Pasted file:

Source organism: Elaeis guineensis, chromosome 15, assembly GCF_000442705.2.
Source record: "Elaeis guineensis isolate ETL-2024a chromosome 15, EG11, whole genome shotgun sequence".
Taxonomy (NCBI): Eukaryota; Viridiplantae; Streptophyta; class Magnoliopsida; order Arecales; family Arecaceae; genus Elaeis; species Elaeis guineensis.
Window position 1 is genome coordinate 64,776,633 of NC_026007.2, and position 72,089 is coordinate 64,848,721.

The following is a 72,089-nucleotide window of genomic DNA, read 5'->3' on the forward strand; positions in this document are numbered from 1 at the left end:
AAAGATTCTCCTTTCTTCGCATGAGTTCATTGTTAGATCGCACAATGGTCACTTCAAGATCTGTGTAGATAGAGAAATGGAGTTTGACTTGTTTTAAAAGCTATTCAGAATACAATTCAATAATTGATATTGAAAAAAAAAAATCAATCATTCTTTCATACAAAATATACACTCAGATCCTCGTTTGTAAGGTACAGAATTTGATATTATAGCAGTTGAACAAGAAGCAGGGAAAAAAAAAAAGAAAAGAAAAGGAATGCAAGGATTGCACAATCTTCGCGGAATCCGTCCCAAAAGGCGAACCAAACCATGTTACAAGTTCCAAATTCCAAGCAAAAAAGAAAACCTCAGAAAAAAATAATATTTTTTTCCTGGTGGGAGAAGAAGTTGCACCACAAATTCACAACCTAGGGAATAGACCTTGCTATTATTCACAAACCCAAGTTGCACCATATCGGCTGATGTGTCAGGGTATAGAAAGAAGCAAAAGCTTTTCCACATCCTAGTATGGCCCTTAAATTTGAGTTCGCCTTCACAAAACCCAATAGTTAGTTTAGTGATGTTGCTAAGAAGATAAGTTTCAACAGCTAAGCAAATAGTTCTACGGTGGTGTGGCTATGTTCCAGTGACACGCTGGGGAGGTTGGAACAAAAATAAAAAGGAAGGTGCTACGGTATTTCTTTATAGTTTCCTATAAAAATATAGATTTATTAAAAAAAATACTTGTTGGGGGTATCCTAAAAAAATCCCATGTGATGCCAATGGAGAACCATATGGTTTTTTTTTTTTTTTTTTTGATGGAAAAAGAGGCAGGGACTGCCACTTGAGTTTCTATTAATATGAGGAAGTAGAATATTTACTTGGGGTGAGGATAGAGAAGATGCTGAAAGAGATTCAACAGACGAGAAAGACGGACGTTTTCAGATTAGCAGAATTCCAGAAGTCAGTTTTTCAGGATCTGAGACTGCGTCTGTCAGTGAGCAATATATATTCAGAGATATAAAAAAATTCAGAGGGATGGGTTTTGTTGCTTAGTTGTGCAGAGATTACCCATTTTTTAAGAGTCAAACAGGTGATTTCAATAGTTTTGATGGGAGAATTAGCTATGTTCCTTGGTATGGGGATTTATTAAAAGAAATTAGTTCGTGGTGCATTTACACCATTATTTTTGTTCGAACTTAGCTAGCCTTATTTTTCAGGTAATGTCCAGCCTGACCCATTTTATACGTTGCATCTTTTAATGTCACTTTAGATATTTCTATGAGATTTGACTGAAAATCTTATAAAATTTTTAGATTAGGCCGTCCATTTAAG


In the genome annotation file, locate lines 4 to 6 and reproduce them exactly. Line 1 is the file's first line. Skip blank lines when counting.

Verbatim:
Window position 1 is genome coordinate 64,776,633 of NC_026007.2, and position 72,089 is coordinate 64,848,721.

The following is a 72,089-nucleotide window of genomic DNA, read 5'->3' on the forward strand; positions in this document are numbered from 1 at the left end:
AAAGATTCTCCTTTCTTCGCATGAGTTCATTGTTAGATCGCACAATGGTCACTTCAAGATCTGTGTAGATAGAGAAATGGAGTTTGACTTGTTTTAAAAGCTATTCAGAATACAATTCAATAATTGATATTGAAAAAAAAAAATCAATCATTCTTTCATACAAAATATACACTCAGATCCTCGTTTGTAAGGTACAGAATTTGATATTATAGCAGTTGAACAAGAAGCAGGGAAAAAAAAAAAGAAAAGAAAAGGAATGCAAGGATTGCACAATCTTCGCGGAATCCGTCCCAAAAGGCGAACCAAACCATGTTACAAGTTCCAAATTCCAAGCAAAAAAGAAAACCTCAGAAAAAAATAATATTTTTTTCCTGGTGGGAGAAGAAGTTGCACCACAAATTCACAACCTAGGGAATAGACCTTGCTATTATTCACAAACCCAAGTTGCACCATATCGGCTGATGTGTCAGGGTATAGAAAGAAGCAAAAGCTTTTCCACATCCTAGTATGGCCCTTAAATTTGAGTTCGCCTTCACAAAACCCAATAGTTAGTTTAGTGATGTTGCTAAGAAGATAAGTTTCAACAGCTAAGCAAATAGTTCTACGGTGGTGTGGCTATGTTCCAGTGACACGCTGGGGAGGTTGGAACAAAAATAAAAAGGAAGGTGCTACGGTATTTCTTTATAGTTTCCTATAAAAATATAGATTTATTAAAAAAAATACTTGTTGGGGGTATCCTAAAAAAATCCCATGTGATGCCAATGGAGAACCATATGGTTTTTTTTTTTTTTTTTTTGATGGAAAAAGAGGCAGGGACTGCCACTTGAGTTTCTATTAATATGAGGAAGTAGAATATTTACTTGGGGTGAGGATAGAGAAGATGCTGAAAGAGATTCAACAGACGAGAAAGACGGACGTTTTCAGATTAGCAGAATTCCAGAAGTCAGTTTTTCAGGATCTGAGACTGCGTCTGTCAGTGAGCAATATATATTCAGAGATATAAAAAAATTCAGAGGGATGGGTTTTGTTGCTTAGTTGTGCAGAGATTACCCATTTTTTAAGAGTCAAACAGGTGATTTCAATAGTTTTGATGGGAGAATTAGCTATGTTCCTTGGTATGGGGATTTATTAAAAGAAATTAGTTCGTGGTGCATTTACACCATTATTTTTGTTCGAACTTAGCTAGCCTTATTTTTCAGGTAATGTCCAGCCTGACCCATTTTATACGTTGCATCTTTTAATGTCACTTTAGATATTTCTATGAGATTTGACTGAAAATCTTATAAAATTTTTAGATTAGGCCGTCCATTTAAG